A large body of hemostasis research suggests that acute psychosocial stress concurrently activates coagulation and fibrinolysis, but the former increases to a greater extent than the latter, resulting in net hypercoagulability . Especially among those with CHD, such a physiological response could put one at increased risk for coronary thrombosis after plaque disturbance and subsequently contribute to acute coronary syndromes [11–13]. The mechanistic underpinnings of acute stress-induced hypercoagulation are incompletely understood but probably involve hemoconcentration [14, 15]. In healthy individuals, an increase in blood pressure during acute psychological stress forces intravascular fluid (plasma filtrate) through capillary pores into interstitial spaces, whereas high-molecular weight molecules (i.e., greater than 69 kDa) cannot pass through, thereby increasing the concentration of such large molecules . Notably, most clotting factors are larger than 69 kDa. Despite a very large number of studies examining the influence of stress on coagulation, only a few have taken into account hemoconcentration effects [14–17]. Two of the earlier studies [16, 17] suggested that stress-induced changes in coagulation markers are not resultant from hemoconcentration. However, statistical techniques less statistically powerful than arithmetic adjustment were used for plasma volume (PV) shifts . More recently, von Känel et al.  arithmetically corrected for hemoconcentration induced by a laboratory psychological stress task, using a widely accepted formula . Arithmetic adjustment for PV shifts did not alter FVIII clotting activity (FVIII:C), FXII clotting activity (FXII:C), von Willebrand factor antigen, or D-dimer concentration. However, relative to baseline, arithmetic adjustment brought about a significant decrease in fibrinogen, FVII:C, activated partial thromboplastin (APTT), and prothrombin time activity (PT%). The adjusted result for APTT is puzzling, because a decrease in fibrinogen would be expected to be associated with a prolongation in APTT. To put it simply, a reduction in a clotting factor should be related to a decelerated clotting response. Moreover, and perhaps more importantly, arithmetic adjustment is meant to mathematically adjust the concentration of a molecule and has no time component. Thus, it is problematic to use such arithmetic adjustment for clotting time and clotting activity.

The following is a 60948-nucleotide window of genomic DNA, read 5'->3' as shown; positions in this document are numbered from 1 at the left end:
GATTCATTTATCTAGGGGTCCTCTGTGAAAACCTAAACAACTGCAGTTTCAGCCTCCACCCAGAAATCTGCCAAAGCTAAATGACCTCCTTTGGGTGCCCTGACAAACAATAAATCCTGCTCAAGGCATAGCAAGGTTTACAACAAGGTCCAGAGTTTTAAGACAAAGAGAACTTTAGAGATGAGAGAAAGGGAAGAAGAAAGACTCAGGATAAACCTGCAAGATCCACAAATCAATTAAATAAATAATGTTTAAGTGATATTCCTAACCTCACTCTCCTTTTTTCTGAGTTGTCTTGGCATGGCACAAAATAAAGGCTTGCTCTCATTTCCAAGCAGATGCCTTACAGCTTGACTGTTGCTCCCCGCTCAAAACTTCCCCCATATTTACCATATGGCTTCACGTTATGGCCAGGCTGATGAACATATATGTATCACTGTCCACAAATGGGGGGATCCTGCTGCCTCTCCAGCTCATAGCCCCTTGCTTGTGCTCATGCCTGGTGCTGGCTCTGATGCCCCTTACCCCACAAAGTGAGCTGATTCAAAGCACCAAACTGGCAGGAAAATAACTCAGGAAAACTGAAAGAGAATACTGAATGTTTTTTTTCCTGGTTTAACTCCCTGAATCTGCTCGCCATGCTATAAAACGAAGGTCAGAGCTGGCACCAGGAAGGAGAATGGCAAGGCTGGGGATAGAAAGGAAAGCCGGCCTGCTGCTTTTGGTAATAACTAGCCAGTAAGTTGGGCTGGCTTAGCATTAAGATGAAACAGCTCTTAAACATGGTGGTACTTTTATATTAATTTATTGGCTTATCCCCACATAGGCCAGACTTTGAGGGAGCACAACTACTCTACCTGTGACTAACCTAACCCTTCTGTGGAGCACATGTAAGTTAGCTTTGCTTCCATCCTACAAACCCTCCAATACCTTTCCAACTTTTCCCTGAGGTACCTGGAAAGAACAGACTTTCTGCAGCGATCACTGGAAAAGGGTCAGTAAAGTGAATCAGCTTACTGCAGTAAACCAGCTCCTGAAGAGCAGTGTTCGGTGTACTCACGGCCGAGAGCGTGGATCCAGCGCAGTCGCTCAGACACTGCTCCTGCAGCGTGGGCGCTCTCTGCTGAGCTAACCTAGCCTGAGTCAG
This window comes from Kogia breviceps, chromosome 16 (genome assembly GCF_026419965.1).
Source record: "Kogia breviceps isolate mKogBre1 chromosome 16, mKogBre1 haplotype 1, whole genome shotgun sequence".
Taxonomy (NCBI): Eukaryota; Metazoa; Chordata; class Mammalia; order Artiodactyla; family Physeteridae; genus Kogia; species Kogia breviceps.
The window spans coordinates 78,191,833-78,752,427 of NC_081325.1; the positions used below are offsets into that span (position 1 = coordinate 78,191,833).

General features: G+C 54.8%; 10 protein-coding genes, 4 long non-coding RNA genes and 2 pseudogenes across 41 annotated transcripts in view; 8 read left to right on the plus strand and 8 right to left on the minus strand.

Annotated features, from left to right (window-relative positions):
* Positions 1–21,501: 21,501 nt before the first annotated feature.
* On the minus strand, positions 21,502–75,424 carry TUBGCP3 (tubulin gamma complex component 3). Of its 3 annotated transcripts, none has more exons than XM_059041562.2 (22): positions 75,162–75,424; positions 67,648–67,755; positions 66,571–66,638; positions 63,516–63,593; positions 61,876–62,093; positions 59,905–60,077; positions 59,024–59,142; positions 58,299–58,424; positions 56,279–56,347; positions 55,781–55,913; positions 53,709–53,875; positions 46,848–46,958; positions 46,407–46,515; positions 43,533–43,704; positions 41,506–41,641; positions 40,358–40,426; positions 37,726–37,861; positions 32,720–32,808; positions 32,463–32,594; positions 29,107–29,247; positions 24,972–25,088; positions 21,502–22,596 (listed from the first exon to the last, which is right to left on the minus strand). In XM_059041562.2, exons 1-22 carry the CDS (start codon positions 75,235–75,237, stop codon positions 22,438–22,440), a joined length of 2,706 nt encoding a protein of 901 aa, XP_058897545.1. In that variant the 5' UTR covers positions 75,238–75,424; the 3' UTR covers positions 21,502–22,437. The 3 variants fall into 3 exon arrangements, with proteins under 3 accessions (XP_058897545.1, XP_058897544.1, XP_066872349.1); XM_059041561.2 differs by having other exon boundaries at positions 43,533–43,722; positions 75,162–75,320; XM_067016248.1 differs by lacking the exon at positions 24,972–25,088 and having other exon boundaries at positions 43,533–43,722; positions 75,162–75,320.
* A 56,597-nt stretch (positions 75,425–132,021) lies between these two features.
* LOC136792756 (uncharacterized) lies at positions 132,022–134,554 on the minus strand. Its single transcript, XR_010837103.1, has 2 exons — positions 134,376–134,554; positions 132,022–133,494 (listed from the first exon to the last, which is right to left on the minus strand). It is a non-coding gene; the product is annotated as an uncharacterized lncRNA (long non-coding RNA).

A more biologically suitable method of correcting for hemoconcentration when examining clotting time and clotting activity may be to physically correct for PV changes by reconstituting plasma samples collected during an acute stressor with a relevant fluid (i.e., physiological saline or the person’s own plasma from rest) such that PV is returned to baseline levels . Saline is characteristic of the filtrate lost during acute stress which consists predominantly of water and electrolytes. The efficacy of this technique is informed by the process of performing many clotting assays, in which plasma is diluted prior to analysis. For example, progressive dilutions with saline from 0% to 90% increased APTT and PT in seconds and reduced fibrinogen concentration and FVII:C exponentially . However, only one study has showed that saline reconstitution is an appropriate method of adjusting for hemoconcentration . On the other hand, reconstitution with the person’s own plasma from a baseline period had no influence on clotting . An important limitation of this study was the large number of post hoc tests conducted (i.e., 20 per parameter), increasing the risk of Type I error.